There's A Reason The Market Isn't Providing Smart Guns

AP Photo/Lisa Marie Pane

Gun control fans aren’t happy. They can’t seem to get their way through either Congress or most state legislatures. It’s frustrating, to be sure.

However, it seems that some people believe there’s an alternative. Basically, they think the answer is for the gun industry to just start making smart guns.

While many politicians at the state and federal levels are unable to pass gun reform legislation, there are other things that can be done to defend both human life and the constitutionally protected right to own a gun. The private sector must step up to make guns safer in order to reduce gun violence.

In today’s polarized political climate around gun culture, little can be done at the federal level to reduce gun violence and encourage the passage of meaningful legislation to reduce the prevalence of guns in American life. Experts have taken steps to attempt to reframe gun violence as a public health issue and have changed their language from “gun control” to “gun violence prevention” in an attempt to take control of the narrative. This rhetorical adjustment moves from the idea of “taking your guns” to one of safe gun purchase and use. If these cultural changes become more mainstream, more can be done to pass legislation to reduce gun violence.

In the meantime, other steps can be taken to mitigate the risks posed by guns. If comprehensive policy can’t be passed, the other option is to turn to the private sector to address this problem. If gun manufacturers made guns safer, it would help to prevent a significant amount of gun violence deaths. Obviously, this would not solve all of the United States’ problems regarding guns, but it would be a start.

There are technological innovations that could be implemented in guns to make them safer for consumers. One innovation is designing guns that only work for specific people by connecting the guns to RFID tags on watches or rings. Another is using biometric technology by requiring proof of identity to use the gun, such as voice activation, a retinal scan or a fingerprint. The final strategy is using “microstamping” technology so that guns imprint unique marks on the cartridge casings as the rounds are fired. In a similar approach, in May, the Justice Department proposed a rule to require gun-making kits to include a serial code in order to crack down on “ghost guns,” untraceable weapons assembled by individuals in their private residences rather than licensed manufacturers.

Oh, they’re so adorable when they think they know what they’re talking about, aren’t they?

Alright, let’s break these down one by one.

First, let’s understand why the private sector isn’t already providing this, assuming the technology works as advertised (more on that in a bit). After all, wouldn’t “safer” guns be better for everyone?

Sure. Except that no one wants them.

Seriously, talk to the gun-buying community sometimes. I have. I have yet to encounter a single gun buyer that would gladly pick up a smart gun tomorrow if their local gun store had one at a competitive price. If none of the established customer base wants one, then it would be imperative to attract people to form a completely different customer base. The problem is that most people who are interested in buying guns already have them or are quite content to buy what’s already being sold.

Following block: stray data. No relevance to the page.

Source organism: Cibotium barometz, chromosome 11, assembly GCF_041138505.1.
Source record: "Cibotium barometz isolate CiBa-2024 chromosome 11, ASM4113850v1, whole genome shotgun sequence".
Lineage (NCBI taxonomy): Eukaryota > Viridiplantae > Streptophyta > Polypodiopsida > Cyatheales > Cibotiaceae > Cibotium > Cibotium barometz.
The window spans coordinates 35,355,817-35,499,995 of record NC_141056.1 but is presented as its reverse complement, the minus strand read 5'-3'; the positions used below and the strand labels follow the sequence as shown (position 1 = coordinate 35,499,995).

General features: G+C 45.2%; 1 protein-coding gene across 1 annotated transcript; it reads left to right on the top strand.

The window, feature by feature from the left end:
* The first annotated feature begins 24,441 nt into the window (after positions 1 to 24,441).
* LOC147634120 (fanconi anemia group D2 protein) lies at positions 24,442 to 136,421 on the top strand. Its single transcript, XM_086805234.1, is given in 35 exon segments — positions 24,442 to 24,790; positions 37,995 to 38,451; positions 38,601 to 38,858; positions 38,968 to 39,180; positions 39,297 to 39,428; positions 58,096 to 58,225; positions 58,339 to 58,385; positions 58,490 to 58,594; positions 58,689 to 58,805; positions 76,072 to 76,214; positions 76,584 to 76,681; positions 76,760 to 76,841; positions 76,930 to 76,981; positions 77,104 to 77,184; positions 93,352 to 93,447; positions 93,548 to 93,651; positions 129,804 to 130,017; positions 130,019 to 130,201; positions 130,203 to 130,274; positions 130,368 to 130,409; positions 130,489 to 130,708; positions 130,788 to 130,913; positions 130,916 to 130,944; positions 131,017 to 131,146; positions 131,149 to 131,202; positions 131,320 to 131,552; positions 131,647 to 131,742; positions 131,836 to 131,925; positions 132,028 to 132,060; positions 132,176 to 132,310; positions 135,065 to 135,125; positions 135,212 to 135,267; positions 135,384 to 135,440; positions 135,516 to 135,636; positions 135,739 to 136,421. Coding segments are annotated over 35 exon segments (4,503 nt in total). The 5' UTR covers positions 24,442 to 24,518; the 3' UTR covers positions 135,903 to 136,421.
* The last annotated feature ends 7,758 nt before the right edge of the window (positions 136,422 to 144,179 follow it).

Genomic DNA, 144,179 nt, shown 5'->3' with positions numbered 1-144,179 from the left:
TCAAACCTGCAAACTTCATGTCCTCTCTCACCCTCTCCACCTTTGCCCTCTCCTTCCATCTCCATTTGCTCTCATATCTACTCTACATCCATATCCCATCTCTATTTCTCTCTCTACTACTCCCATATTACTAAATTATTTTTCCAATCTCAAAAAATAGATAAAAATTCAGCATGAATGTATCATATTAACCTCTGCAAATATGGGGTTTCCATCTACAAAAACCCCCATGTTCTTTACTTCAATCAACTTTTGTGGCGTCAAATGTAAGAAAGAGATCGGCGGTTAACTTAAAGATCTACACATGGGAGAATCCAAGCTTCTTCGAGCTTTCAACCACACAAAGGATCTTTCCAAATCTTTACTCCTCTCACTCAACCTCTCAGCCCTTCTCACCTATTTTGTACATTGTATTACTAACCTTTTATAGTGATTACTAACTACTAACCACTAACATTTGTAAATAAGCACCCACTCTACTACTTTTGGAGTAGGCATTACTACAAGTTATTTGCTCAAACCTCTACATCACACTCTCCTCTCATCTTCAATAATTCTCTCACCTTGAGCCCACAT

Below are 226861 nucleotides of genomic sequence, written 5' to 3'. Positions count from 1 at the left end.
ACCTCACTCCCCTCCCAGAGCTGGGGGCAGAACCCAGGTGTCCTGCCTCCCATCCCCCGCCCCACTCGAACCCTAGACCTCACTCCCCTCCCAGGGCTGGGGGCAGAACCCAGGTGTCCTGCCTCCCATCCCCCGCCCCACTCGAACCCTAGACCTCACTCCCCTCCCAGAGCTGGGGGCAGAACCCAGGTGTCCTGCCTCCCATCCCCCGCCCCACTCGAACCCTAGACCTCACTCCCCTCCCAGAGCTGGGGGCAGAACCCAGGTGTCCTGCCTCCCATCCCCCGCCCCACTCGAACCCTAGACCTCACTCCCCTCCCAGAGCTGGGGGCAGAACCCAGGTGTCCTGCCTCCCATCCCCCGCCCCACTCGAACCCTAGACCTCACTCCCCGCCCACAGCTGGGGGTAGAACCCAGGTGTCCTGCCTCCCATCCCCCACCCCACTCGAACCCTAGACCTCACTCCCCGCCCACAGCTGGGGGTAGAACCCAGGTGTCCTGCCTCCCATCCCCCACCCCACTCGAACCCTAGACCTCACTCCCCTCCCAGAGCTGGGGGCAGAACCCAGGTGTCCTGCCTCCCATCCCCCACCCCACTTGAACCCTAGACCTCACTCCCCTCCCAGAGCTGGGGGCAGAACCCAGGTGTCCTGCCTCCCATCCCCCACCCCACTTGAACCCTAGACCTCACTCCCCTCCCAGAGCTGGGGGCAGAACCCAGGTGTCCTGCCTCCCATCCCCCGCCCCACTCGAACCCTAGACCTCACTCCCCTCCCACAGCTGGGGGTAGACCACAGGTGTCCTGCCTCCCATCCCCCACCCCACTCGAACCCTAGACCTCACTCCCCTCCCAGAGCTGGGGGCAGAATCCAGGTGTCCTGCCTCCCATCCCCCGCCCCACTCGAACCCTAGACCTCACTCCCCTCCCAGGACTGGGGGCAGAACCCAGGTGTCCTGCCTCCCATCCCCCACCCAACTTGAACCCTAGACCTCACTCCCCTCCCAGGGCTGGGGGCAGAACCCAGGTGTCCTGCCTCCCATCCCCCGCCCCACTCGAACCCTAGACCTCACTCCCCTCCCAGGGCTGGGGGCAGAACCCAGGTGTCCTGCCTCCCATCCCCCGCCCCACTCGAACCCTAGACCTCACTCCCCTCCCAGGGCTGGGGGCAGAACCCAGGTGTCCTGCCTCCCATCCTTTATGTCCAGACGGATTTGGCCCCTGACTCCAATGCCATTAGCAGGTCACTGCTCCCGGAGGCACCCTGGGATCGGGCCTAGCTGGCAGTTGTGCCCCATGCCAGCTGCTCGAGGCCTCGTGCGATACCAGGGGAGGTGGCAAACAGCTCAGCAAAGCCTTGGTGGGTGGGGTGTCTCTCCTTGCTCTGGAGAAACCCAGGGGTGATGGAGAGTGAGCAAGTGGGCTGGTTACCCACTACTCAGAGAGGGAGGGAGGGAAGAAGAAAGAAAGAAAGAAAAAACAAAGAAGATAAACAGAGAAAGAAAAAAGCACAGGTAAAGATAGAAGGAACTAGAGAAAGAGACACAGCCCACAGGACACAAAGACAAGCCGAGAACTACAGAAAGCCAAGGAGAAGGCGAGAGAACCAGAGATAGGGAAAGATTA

In short, there are no customers interested. Companies aren’t going to push products that absolutely no one wants.

And there’s a reason for it. A lot of them, actually. One is that none of the technology in question is actually proven. A firearm is one of those things you need to work the moment you need it to work. My Glock 19 does. My buddy’s 1911 does. Another friend’s GP-100 in .357 does as well.

These are firearms we can trust with our life.

Not only that, but if my Glock or my friend’s 1911 or any other semi-auto jams, there’s the old “tap-rack-bang” trick to get the weapon back up and running in the blink of an eye.

Tell me, just how do you get a biometric scanner to recognize your fingerprint if it’s being stubborn? If it doesn’t work, you and your family may die.

I’d just love for the author to explain how this makes a gun safer. I really and truly would.

Just yesterday, I touched on the problems with RFID technology applied to guns. That hasn’t exactly changed overnight, now has it? The author doesn’t address these concerns, probably because she wouldn’t quite know how to do so.

And don’t get me started on microstamping. That’s a technology that’s been talked about for years and still doesn’t work.

I think that just leaves “ghost guns.” However, what the author doesn’t recognize is that manufacturing guns at home is still legal and you can do so without a serial number so long as you don’t intend to sell it. While the proposal will hurt those who want incomplete receivers, there are still plenty of tools out there that will allow you to make your own firearms. The policy change won’t actually stop that.

So really, the most impressive thing here is just how wrong she is about the effectiveness of just about everything. In fairness to the author, that is pretty impressive. It takes work being that wrong about stuff, so go her!